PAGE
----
Rephotography in North End – Salem street

Here is one easy to spot.

© Estate of Jules Aarons

The building behind is an old power plant, unexpectedly found in that rather busy neighborhood. Here is the place today…

… which has few changed actually, except that they removed the street signs which are now on the opposite corner of the crossing. The curb has been leveled down also, and one mail box has been removed (there are two mail boxes today but both on Prince street).

The re-photo is rather boring, but it is a good spot for street photography. Here are two shots I did, before the re-photo project:

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One of the most known photograph from Jules Aarons could be this one:

© Estate of Jules Aarons

It has a strong 50’s vibe and looks like it was captured on a film shooting. By the way it is amazing how the guy on right looks like Marlon Brando whereas the other guy could be James Dean…

I spotted the place by chance. One clue was the “Freedom Trail” sign on right. The freedom trail is a touristic pathway that goes through Boston historical places. In North-End it reaches Paul Revere’s House, then goes through the Prado up to the Old North Church before heading North towards Charlestown leading to Bunker Hill. But I did not even need that since right after doing the Salem/Prince re-photo I stumbled upon the spot little upper in Salem Street, close to the old church. That was the specific wall design which is similar to that of the power plant that gave me hint.

This is now the main entrance of North Bennet Street School.

Rephotography in North End (3)

Here is the ‘solution’ for re-photo #1

Napoli Square © Estate of Jules Aarons

Napoli Square, 2010

Note that the “Gus P. Napoli sq.” sign is likely to be the very same old plaque, but has been moved a little on right, possibly when they changed the pavement.

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When I did the re-royalist shoot there was a man behind me, sat on a bench and smoking a cigar. We said ‘hello’ and I told him a little about what I was doing. He got interested in the Jules Aarons book I had with me. I told him I was able to spot many locations of the North-End pictures in it, at least most of those I was looking for, except that of the cover. Actually I was not sure the cover image was shot in North-End because unlike those inside the book there is no caption. But it looks like North-End and thought myself it was probably shot there. I have tried to figure it out in the Paul Revere Mall before but failed. Very surprisingly that man was able to spot it at first sight, with quite an accurate information about the vantage point, which is quite amazing when you look at the photo and know what the place has become since then (that man was not that old, about 50 or so)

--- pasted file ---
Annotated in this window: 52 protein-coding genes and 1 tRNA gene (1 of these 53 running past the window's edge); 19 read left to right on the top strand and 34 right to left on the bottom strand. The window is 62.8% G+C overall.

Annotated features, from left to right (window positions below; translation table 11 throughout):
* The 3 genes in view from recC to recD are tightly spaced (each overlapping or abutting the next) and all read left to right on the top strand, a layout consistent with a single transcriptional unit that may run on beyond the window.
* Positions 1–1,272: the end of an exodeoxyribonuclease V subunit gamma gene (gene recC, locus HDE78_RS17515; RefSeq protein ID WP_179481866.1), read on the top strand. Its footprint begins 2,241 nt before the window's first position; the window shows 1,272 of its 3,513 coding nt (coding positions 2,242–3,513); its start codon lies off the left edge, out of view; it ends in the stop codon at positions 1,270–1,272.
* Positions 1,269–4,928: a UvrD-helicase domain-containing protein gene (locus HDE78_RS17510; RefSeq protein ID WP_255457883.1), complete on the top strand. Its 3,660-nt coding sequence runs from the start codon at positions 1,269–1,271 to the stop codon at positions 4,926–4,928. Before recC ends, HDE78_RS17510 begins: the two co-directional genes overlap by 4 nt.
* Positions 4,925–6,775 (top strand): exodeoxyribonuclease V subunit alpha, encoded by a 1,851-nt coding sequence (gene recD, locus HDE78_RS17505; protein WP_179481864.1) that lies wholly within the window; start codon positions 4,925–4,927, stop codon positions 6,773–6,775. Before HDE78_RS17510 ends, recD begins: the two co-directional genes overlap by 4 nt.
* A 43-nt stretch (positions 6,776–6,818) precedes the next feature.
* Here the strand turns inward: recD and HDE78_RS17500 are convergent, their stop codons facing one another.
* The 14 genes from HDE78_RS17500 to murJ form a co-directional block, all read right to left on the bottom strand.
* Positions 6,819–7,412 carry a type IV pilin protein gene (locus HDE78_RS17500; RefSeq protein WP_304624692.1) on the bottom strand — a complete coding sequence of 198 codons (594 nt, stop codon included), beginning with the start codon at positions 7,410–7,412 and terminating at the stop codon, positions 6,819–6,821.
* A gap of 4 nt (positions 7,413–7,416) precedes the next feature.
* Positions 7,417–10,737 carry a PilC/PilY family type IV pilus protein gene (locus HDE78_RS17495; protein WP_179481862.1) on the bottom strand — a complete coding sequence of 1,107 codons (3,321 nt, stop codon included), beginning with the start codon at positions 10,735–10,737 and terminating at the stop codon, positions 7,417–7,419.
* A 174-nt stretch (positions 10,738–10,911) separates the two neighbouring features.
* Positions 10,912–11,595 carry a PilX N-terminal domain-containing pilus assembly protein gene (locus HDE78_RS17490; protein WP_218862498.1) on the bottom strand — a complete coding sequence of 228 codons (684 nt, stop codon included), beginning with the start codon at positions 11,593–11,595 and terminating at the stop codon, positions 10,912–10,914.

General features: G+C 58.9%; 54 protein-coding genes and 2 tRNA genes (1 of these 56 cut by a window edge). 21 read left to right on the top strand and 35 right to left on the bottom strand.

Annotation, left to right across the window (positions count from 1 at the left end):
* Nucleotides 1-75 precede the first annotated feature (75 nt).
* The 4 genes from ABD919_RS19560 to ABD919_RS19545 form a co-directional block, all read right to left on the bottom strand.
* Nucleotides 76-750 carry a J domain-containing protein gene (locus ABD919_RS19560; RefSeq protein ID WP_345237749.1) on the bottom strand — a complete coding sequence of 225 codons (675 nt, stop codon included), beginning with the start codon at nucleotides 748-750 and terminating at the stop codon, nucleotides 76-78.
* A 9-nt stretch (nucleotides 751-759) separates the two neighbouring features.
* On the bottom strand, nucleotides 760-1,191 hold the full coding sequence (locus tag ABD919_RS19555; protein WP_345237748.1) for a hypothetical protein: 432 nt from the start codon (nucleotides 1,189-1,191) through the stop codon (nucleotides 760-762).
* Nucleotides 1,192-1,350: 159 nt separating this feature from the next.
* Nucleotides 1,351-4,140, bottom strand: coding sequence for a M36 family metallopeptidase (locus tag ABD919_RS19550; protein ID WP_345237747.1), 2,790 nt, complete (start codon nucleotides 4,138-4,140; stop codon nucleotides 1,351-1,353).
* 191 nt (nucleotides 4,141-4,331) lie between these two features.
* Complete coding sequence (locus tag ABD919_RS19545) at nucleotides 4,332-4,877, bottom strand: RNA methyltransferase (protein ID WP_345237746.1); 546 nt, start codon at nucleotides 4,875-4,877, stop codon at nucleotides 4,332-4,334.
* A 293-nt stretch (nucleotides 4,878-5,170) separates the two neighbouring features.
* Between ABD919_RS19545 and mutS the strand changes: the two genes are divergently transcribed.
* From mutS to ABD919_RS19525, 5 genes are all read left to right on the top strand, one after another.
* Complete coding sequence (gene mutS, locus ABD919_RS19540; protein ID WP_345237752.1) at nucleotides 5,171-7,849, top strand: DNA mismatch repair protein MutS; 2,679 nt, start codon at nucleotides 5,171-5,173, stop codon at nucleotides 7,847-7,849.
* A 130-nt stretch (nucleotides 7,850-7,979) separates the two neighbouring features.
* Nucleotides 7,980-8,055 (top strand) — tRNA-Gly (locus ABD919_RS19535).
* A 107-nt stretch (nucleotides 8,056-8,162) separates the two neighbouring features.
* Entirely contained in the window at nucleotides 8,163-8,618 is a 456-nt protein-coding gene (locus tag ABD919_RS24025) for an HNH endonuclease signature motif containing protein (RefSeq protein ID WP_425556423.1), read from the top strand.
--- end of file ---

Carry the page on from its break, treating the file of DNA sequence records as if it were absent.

© Estate of Jules Aarons

The background part of the playground in the Aarons photo is now the private playground of Eliot Elementary School, which is located in between the Revere Mall and Charter street behind where it has its main entrance. The very background behind the fence is the Revere Mall indeed (“The Prado”). Across to the ground there is now a fence that separates the school playground from a parking lot, which is always completely filled with cars (parking is a nightmare inside North-End, and nearly impossible without resident permit).

Here is an approximation shot at 17mm focal lens on a cropped sensor (i.e. 26mm equiv 35mm film). Not sure what lens Aarons had on its TLR camera, but I assume it could have been around 35mm instead (in equiv 35mm film).

Rephotography in North End (2)

This photographs from Jules Aarons is known as ‘Royalists’ in the book Into the streets. Not sure what royalist could mean in the very context of the USA, it is a bit strange and sounds to me rather as a joke…

Royalists © Estate of Jules Aarons

At first sight I thought it could be hard to spot this one. Although the place is rather specific, especially with what looks like a stoup behind the woman on left, but actually there is no such a place with an outdoor stoup in North End today. But I found this one thanks to an old woman I met in Hanover street. She was delighted and moved by the pictures in the book. She grew up in North End and lots of what she saw was familiar to her. She gave me precious indications for some spots, including this one. She identified in the Royalists picture what was actually the public baths of North End back then. So instead of a stoup it was rather a stone-made sink, which has been replaced y a simple public water fountain.

The building behind is now the home of the Nazzaro Community Center.